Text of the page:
Perth: Perth is Australia’s fourth largest city and the largest metropolitan area in the western part of the country. Akin to Sydney and Melbourne, Perth scores points with its high degree of liveability and its large amount of cultural activities. Perth also has areas with well-preserved architectural heritage, notably the Freemantle area. All in all, Perth is a charming city that’s well worth a visit if you opt to explore Western Australia’s infinite widths of empty wilderness.
Gold Coast – Surfers Paradise: Gold Coast is a vibrant coastal city in Queensland and its most well known area is Surfers Paradise, yes that is the actual name of the place. The town is an excellent location for a great variety of beach activities and of course, surfing. Trying out one of Australia’s national sports is an absolute must when visiting Gold Coast and there is no shortage of surfing instructors in the city. The city also has a vibrant nightlife scene and a great laidback feel to it.
Great Ocean Road: The Great Ocean Road in the state of Victoria is one of Australia’s most scenic highways. Steep cliffs and gorgeous beaches nestled between imposing rocks make up most of the scenery and provide stunning locations for hiking and mountain biking. The road’s most famous sights are the Twelve Apostles, a fabulous set of rocks characterised by their unusual shape. The sight is a joy to behold but extremely touristy and therefore less romantic than you would imagine.
Kalbarri National Park: One of the most beautiful natural parks in Western Australia. Kalbarri is a great stop in Western Australia and offers excellent hiking trails and secluded beaches. You can moreover find breathtaking river gorges and endless stretches of striking cliffs. If you plan to explore the less teeming parts of Western Australia, Kalbarri should definitely not be missed.
- Local traditions and customs:
Australians love their platters containing different sorts of local meat (Kangaroo, beef, emu, wallaby and even camel and crocodile) You should definitely try all of these since all these animals are part of the Australian landscape and the meat is VERY HIGH QUALITY.
Australia is moreover a very sports focused nation, sports generally constitute a very important part of Australian daily life.
The Aborigine culture is somewhat of a debate in Australia, you will hear and see a lot of bad things about the natives (drink problems, obesity) but you will also hear and see a lot of great things about them (culture, ability to survive in very hostile circumstances). We recommend that you form your own image of the native Australian tribes in a respectful manner while visiting the more secluded lands.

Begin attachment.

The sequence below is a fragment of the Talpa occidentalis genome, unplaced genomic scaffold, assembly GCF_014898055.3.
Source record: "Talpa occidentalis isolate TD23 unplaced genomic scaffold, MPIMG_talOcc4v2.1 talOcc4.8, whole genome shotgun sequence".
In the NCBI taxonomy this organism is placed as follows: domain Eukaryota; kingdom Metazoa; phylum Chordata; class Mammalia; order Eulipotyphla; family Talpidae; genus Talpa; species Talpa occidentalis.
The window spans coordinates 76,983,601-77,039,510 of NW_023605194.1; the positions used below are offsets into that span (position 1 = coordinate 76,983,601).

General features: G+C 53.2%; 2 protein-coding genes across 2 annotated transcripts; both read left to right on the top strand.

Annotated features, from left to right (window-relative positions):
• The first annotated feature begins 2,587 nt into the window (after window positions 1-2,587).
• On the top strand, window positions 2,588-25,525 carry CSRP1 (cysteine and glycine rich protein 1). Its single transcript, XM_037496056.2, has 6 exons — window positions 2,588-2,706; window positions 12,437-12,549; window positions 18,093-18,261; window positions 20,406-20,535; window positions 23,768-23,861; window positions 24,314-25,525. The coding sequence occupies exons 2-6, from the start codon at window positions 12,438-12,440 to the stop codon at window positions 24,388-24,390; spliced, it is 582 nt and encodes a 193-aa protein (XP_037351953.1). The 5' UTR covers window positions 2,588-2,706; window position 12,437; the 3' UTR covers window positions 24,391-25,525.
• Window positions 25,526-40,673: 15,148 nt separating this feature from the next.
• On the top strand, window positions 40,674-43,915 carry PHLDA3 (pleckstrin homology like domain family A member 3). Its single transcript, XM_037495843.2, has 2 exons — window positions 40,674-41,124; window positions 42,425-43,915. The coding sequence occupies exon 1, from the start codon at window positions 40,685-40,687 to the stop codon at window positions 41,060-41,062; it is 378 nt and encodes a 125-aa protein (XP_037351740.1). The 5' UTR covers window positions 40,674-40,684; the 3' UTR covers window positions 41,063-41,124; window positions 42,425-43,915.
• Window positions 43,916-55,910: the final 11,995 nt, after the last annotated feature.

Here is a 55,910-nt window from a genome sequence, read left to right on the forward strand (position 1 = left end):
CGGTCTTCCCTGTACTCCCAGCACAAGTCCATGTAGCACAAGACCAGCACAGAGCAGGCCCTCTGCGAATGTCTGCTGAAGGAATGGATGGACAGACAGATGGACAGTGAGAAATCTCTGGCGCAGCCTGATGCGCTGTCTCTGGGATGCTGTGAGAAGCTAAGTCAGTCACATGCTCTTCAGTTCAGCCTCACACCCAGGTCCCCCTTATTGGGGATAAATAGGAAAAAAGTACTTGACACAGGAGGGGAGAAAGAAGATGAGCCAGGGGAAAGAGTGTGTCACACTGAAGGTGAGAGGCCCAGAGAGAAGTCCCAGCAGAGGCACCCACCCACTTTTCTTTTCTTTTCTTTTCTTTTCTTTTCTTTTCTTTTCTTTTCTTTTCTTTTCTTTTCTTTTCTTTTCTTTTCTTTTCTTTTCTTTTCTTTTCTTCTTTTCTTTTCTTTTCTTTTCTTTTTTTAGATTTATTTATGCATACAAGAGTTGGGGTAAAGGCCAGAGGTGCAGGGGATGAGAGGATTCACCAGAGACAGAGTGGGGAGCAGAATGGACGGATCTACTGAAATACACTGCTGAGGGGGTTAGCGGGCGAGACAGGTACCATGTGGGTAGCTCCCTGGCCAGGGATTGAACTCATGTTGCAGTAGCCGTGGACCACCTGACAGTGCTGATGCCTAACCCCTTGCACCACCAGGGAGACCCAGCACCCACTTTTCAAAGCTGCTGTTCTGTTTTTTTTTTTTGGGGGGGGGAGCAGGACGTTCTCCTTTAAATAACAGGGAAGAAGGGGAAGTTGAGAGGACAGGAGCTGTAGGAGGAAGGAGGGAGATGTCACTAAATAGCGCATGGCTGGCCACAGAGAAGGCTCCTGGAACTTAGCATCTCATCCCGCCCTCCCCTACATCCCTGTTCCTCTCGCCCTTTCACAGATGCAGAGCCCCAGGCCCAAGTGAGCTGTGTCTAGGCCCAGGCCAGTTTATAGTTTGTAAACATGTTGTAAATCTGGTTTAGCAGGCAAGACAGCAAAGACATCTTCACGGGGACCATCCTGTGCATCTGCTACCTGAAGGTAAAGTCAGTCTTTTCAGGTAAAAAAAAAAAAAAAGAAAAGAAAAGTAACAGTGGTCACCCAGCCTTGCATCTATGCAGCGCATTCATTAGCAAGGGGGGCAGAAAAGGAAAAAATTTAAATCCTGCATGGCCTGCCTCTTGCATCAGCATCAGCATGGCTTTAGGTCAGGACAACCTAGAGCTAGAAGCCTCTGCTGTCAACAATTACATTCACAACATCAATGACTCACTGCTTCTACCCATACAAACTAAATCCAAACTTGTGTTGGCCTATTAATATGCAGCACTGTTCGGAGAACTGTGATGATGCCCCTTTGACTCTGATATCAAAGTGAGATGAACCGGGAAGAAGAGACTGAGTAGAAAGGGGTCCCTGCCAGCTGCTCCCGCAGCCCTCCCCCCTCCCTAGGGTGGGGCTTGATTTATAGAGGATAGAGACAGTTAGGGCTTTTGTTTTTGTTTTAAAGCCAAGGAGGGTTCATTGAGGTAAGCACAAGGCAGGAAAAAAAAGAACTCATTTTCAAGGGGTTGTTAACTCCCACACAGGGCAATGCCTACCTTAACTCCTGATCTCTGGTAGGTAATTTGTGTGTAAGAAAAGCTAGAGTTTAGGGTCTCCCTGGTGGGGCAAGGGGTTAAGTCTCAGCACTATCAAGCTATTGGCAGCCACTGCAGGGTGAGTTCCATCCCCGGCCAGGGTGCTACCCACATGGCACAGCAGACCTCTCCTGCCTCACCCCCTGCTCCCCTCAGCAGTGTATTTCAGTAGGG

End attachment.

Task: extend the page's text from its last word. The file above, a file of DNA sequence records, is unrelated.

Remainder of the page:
Australians are also highly sociable and outgoing. There is no party or cultural festivity that Australians will deliberately miss, the pub culture also playing an important role, on par with other anglo-saxon countries.
Australia has a strong sense of national identity and you should NEVER EVER mention the fact that they were once an island full of convicts from Britain (seriously guys, don’t mention this). They have moved on to an innovative, prosperous and well-functioning country and they consider themselves a model for other countries to follow, which is certainly justifiable.
- Practical tips:
Planes are the main transportation mode if you want to get from one city to another. The distances are so huge that driving for 8 hours is considered a ‘short trip’. Australia has one big airline, Quantas and some smaller companies which will take you from one city to another for lower fares (Tiger Air for example).
Do not try to be a hero and cross a line where it says ‘crocodiles/sharks or box jellyfish’, Australia is one of the countries with the highest number of lethal wildlife species and you frequently hear of stupid tourists getting eaten by some of them.
Australia is a country full of signs and rules and following these rules is very important in order not to run into trouble.
When spending a night out with Australians, make sure to buy rounds since this is a very common way of socializing and partying in Australia.
Note that Australia has very strict drinking and smoking rules in comparison to other countries, last call and lockout rules have been hampering Sydney’s nightlife for the past few years, but Australians usually find a way to circumvent them.
- Summary & verdict:
*1-3: very low *3-4: low *5: medium *6-8: high *9-10: very high
- Cost: 9
- Safety: 9
- Infrastructure: 8
- Difficulty: 2
- Quality of life: 9
- Natural beauty & diversity: 9
Pros: Unbelievable national parks, beaches and other natural sights. Some of the most liveable cities on the planet, great outgoing and fun-loving people.
Cons: High cost, distances make it difficult to include many locations on one trip.
Verdict: The land down under is so unique and vast that it will always be a great place to visit. One trip will not be enough and after leaving Australia you will already start to miss the sheer endless landscapes, the great people, the food and the fantastic beaches.